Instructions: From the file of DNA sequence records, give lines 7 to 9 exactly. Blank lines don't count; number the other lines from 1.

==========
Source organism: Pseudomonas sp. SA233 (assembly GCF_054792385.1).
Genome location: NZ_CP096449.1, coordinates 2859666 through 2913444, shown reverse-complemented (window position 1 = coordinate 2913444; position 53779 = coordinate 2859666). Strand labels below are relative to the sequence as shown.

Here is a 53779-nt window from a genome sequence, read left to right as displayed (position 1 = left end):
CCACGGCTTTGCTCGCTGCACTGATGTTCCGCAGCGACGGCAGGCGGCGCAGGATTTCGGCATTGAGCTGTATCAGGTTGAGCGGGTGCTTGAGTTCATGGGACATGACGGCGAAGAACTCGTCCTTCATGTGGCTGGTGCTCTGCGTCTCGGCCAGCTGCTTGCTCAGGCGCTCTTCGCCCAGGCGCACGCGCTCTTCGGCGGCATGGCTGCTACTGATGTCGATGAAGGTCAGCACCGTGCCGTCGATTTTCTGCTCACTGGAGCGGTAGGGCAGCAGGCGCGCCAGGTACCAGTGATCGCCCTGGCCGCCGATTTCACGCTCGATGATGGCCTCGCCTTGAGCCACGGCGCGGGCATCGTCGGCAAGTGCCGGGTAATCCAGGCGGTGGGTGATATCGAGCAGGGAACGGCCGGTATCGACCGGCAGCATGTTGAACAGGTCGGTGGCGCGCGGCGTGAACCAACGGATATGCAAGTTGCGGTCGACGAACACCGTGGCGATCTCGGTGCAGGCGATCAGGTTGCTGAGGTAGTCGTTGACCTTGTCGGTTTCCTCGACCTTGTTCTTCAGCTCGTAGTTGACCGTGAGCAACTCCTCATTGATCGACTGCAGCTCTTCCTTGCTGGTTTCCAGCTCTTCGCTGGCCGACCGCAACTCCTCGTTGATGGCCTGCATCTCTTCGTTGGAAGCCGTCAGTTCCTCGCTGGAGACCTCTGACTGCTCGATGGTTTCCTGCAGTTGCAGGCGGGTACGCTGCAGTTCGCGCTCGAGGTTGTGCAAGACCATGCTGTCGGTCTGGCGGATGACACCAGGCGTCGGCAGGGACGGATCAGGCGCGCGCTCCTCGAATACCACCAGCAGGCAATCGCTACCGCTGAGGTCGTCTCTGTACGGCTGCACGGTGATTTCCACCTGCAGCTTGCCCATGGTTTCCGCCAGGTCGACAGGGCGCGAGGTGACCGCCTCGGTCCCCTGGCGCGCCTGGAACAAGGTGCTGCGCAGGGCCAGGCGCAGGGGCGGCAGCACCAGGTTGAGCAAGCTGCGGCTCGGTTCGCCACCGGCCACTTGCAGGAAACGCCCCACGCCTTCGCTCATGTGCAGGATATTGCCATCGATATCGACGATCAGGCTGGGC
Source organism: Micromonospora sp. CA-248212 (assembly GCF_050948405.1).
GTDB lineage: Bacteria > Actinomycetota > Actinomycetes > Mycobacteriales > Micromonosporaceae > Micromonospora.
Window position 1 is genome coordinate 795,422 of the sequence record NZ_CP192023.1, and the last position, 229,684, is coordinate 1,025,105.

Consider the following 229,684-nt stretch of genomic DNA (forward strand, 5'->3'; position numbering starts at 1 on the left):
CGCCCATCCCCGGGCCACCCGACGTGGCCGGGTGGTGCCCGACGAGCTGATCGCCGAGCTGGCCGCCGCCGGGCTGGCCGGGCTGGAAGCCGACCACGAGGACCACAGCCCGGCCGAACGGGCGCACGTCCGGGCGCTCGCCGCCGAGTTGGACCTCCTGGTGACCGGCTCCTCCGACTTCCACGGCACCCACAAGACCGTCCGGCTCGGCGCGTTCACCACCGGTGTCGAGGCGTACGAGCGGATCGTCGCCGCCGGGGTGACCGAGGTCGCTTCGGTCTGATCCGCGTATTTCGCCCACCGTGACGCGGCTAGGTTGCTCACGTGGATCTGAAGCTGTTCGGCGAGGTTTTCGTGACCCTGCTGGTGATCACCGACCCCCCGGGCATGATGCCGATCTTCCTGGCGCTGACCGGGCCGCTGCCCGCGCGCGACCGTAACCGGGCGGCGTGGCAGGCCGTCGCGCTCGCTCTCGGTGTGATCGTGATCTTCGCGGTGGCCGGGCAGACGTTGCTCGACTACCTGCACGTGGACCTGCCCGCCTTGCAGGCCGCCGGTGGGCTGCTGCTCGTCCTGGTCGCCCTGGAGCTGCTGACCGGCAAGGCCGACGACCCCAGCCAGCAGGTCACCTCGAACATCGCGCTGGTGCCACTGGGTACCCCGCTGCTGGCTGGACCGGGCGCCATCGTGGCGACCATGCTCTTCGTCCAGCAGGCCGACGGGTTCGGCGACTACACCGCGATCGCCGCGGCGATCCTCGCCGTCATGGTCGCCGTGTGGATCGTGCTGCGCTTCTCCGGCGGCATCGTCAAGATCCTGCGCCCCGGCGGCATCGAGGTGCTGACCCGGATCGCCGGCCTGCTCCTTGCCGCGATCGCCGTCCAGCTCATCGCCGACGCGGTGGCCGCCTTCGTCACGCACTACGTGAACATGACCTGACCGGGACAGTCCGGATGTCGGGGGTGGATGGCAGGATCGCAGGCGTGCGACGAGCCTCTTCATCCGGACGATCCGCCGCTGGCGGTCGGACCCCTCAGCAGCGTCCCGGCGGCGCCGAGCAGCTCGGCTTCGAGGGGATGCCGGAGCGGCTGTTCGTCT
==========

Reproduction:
Window position 1 is genome coordinate 795,422 of the sequence record NZ_CP192023.1, and the last position, 229,684, is coordinate 1,025,105.

Consider the following 229,684-nt stretch of genomic DNA (forward strand, 5'->3'; position numbering starts at 1 on the left):
CGCCCATCCCCGGGCCACCCGACGTGGCCGGGTGGTGCCCGACGAGCTGATCGCCGAGCTGGCCGCCGCCGGGCTGGCCGGGCTGGAAGCCGACCACGAGGACCACAGCCCGGCCGAACGGGCGCACGTCCGGGCGCTCGCCGCCGAGTTGGACCTCCTGGTGACCGGCTCCTCCGACTTCCACGGCACCCACAAGACCGTCCGGCTCGGCGCGTTCACCACCGGTGTCGAGGCGTACGAGCGGATCGTCGCCGCCGGGGTGACCGAGGTCGCTTCGGTCTGATCCGCGTATTTCGCCCACCGTGACGCGGCTAGGTTGCTCACGTGGATCTGAAGCTGTTCGGCGAGGTTTTCGTGACCCTGCTGGTGATCACCGACCCCCCGGGCATGATGCCGATCTTCCTGGCGCTGACCGGGCCGCTGCCCGCGCGCGACCGTAACCGGGCGGCGTGGCAGGCCGTCGCGCTCGCTCTCGGTGTGATCGTGATCTTCGCGGTGGCCGGGCAGACGTTGCTCGACTACCTGCACGTGGACCTGCCCGCCTTGCAGGCCGCCGGTGGGCTGCTGCTCGTCCTGGTCGCCCTGGAGCTGCTGACCGGCAAGGCCGACGACCCCAGCCAGCAGGTCACCTCGAACATCGCGCTGGTGCCACTGGGTACCCCGCTGCTGGCTGGACCGGGCGCCATCGTGGCGACCATGCTCTTCGTCCAGCAGGCCGACGGGTTCGGCGACTACACCGCGATCGCCGCGGCGATCCTCGCCGTCATGGTCGCCGTGTGGATCGTGCTGCGCTTCTCCGGCGGCATCGTCAAGATCCTGCGCCCCGGCGGCATCGAGGTGCTGACCCGGATCGCCGGCCTGCTCCTTGCCGCGATCGCCGTCCAGCTCATCGCCGACGCGGTGGCCGCCTTCGTCACGCACTACGTGAACATGACCTGACCGGGACAGTCCGGATGTCGGGGGTGGATGGCAGGATCGCAGGCGTGCGACGAGCCTCTTCATCCGGACGATCCGCCGCTGGCGGTCGGACCCCTCAGCAGCGTCCCGGCGGCGCCGAGCAGCTCGGCTTCGAGGGGATGCCGGAGCGGCTGTTCGTCT